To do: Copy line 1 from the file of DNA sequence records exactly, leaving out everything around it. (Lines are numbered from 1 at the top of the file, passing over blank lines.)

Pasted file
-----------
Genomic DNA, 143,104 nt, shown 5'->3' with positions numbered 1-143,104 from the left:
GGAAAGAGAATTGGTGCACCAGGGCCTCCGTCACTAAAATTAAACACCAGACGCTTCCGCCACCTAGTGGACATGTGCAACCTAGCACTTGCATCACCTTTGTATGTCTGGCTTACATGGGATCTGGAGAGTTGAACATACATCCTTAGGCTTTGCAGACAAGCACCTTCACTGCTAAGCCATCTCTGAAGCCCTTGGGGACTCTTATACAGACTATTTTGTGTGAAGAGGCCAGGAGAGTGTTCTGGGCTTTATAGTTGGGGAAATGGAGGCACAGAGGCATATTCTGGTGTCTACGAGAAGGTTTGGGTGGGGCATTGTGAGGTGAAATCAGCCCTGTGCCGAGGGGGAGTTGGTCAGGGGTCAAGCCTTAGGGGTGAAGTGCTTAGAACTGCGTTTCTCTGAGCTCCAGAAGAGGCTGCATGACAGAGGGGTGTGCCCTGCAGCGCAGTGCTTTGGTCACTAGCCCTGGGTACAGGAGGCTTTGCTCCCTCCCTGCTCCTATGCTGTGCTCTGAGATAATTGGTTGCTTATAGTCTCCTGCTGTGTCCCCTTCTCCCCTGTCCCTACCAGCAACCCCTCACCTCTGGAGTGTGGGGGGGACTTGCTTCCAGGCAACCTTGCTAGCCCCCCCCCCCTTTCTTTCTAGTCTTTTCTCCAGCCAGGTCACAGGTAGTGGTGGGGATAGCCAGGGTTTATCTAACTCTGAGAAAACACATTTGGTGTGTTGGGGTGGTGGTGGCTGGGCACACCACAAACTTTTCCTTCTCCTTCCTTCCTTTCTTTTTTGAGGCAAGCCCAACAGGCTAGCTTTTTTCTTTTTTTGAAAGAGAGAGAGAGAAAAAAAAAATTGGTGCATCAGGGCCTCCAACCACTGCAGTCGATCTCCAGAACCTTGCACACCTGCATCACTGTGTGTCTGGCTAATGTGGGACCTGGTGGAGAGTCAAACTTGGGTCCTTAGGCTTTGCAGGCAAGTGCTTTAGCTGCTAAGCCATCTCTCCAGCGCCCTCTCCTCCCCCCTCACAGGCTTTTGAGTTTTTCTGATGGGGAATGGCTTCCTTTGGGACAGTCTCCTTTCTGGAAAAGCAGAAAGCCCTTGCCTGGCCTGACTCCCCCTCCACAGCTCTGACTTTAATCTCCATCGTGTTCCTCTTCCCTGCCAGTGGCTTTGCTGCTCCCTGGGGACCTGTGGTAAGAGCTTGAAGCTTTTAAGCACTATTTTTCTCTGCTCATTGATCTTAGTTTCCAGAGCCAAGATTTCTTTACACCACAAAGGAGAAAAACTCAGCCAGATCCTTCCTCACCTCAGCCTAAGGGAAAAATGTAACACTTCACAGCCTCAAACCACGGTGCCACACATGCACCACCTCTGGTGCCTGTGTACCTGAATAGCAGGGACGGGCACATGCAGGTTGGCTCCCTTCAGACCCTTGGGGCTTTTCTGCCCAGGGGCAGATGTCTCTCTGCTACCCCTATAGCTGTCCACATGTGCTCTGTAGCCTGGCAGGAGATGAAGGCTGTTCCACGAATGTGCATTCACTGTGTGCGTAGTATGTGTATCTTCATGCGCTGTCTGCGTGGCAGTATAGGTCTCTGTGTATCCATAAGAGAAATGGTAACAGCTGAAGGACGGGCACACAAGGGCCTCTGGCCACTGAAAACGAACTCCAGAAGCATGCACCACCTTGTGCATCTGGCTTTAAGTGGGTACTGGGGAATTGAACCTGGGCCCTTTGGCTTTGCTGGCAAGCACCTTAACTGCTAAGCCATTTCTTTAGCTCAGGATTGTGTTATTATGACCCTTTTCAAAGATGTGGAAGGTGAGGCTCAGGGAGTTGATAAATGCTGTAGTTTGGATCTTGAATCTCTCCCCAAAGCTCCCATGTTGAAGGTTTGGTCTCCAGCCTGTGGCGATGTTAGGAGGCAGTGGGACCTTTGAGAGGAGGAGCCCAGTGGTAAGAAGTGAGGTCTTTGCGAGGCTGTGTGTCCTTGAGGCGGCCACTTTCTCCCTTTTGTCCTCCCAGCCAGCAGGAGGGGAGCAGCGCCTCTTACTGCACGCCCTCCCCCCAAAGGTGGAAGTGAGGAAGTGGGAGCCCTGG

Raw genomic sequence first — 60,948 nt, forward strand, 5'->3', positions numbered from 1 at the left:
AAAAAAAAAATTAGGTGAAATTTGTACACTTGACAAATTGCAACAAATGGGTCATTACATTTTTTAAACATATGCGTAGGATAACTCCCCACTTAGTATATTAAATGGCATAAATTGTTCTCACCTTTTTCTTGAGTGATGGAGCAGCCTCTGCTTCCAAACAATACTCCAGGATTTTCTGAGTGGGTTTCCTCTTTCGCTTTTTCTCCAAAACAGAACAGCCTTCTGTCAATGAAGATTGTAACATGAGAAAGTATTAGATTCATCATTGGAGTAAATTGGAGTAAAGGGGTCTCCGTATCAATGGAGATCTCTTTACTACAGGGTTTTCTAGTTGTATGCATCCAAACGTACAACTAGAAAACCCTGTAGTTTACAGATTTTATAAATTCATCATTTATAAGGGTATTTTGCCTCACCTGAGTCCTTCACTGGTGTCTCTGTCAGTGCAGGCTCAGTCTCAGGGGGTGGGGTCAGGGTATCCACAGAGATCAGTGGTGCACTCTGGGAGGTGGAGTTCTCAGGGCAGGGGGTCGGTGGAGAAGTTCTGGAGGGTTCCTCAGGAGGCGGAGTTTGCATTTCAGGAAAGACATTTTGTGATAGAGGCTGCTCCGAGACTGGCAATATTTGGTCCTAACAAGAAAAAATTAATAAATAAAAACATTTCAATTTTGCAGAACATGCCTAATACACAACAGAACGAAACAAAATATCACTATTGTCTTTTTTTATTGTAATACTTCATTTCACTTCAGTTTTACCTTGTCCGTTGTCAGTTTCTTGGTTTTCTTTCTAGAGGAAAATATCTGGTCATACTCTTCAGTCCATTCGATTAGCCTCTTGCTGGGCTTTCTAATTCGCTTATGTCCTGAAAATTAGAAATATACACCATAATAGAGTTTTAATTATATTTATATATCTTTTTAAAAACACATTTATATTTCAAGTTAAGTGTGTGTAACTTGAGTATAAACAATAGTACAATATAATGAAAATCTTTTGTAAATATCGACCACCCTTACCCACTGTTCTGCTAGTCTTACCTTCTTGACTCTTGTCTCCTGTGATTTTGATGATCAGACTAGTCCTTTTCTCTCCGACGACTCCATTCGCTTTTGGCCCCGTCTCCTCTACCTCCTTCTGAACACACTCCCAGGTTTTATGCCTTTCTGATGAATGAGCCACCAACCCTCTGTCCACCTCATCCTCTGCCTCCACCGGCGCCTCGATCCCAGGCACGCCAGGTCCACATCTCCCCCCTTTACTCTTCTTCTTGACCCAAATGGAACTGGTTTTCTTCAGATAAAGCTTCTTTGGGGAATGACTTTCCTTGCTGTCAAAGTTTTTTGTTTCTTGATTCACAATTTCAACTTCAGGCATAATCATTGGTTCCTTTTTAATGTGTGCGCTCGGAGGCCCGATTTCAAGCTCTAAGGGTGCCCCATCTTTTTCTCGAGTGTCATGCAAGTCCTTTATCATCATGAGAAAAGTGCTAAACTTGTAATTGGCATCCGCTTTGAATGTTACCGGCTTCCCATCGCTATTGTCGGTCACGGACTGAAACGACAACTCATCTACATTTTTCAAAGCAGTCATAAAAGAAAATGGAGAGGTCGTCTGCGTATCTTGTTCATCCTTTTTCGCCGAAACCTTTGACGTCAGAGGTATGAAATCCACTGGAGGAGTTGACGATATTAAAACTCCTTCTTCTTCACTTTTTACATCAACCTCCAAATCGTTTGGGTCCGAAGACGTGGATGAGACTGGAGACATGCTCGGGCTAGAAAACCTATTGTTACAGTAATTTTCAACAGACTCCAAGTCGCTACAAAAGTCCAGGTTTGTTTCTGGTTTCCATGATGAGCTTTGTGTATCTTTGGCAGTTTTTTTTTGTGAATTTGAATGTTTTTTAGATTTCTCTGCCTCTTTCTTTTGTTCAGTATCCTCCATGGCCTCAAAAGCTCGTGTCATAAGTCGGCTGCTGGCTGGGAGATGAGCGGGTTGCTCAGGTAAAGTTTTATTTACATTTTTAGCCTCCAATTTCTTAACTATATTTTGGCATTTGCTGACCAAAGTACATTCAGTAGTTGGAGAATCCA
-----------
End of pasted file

Genomic DNA, 143,104 nt, shown 5'->3' with positions numbered 1-143,104 from the left: